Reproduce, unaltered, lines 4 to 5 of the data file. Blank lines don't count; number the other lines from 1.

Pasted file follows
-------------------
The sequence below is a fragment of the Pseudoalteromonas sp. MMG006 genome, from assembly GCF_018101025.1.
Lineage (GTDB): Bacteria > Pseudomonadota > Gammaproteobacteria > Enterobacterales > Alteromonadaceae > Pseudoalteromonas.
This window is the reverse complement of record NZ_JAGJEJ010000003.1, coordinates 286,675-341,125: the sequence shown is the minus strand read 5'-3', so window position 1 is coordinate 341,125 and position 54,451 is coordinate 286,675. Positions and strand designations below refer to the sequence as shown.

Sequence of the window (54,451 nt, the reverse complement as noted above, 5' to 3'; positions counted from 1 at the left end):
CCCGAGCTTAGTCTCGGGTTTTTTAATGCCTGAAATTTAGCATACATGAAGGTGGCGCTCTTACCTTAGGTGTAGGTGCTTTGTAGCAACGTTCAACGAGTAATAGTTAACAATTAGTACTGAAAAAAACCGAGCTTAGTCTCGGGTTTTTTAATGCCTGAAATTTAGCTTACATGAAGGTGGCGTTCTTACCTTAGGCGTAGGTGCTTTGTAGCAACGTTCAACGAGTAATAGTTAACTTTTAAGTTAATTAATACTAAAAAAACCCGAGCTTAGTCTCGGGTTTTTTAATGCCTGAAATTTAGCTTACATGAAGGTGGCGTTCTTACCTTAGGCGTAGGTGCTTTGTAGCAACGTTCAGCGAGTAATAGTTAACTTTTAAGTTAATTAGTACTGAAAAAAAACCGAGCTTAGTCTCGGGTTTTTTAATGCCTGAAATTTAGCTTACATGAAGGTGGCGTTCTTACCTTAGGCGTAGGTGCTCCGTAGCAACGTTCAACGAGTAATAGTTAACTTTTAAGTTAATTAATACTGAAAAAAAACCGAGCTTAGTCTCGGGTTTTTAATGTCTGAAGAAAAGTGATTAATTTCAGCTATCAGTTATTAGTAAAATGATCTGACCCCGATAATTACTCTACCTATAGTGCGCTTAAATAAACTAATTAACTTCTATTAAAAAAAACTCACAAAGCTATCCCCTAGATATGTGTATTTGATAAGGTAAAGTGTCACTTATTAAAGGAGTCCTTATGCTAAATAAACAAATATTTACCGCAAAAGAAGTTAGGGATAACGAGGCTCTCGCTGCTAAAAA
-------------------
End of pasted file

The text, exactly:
Sequence of the window (54,451 nt, the reverse complement as noted above, 5' to 3'; positions counted from 1 at the left end):
CCCGAGCTTAGTCTCGGGTTTTTTAATGCCTGAAATTTAGCATACATGAAGGTGGCGCTCTTACCTTAGGTGTAGGTGCTTTGTAGCAACGTTCAACGAGTAATAGTTAACAATTAGTACTGAAAAAAACCGAGCTTAGTCTCGGGTTTTTTAATGCCTGAAATTTAGCTTACATGAAGGTGGCGTTCTTACCTTAGGCGTAGGTGCTTTGTAGCAACGTTCAACGAGTAATAGTTAACTTTTAAGTTAATTAATACTAAAAAAACCCGAGCTTAGTCTCGGGTTTTTTAATGCCTGAAATTTAGCTTACATGAAGGTGGCGTTCTTACCTTAGGCGTAGGTGCTTTGTAGCAACGTTCAGCGAGTAATAGTTAACTTTTAAGTTAATTAGTACTGAAAAAAAACCGAGCTTAGTCTCGGGTTTTTTAATGCCTGAAATTTAGCTTACATGAAGGTGGCGTTCTTACCTTAGGCGTAGGTGCTCCGTAGCAACGTTCAACGAGTAATAGTTAACTTTTAAGTTAATTAATACTGAAAAAAAACCGAGCTTAGTCTCGGGTTTTTAATGTCTGAAGAAAAGTGATTAATTTCAGCTATCAGTTATTAGTAAAATGATCTGACCCCGATAATTACTCTACCTATAGTGCGCTTAAATAAACTAATTAACTTCTATTAAAAAAAACTCACAAAGCTATCCCCTAGATATGTGTATTTGATAAGGTAAAGTGTCACTTATTAAAGGAGTCCTTATGCTAAATAAACAAATATTTACCGCAAAAGAAGTTAGGGATAACGAGGCTCTCGCTGCTAAAAA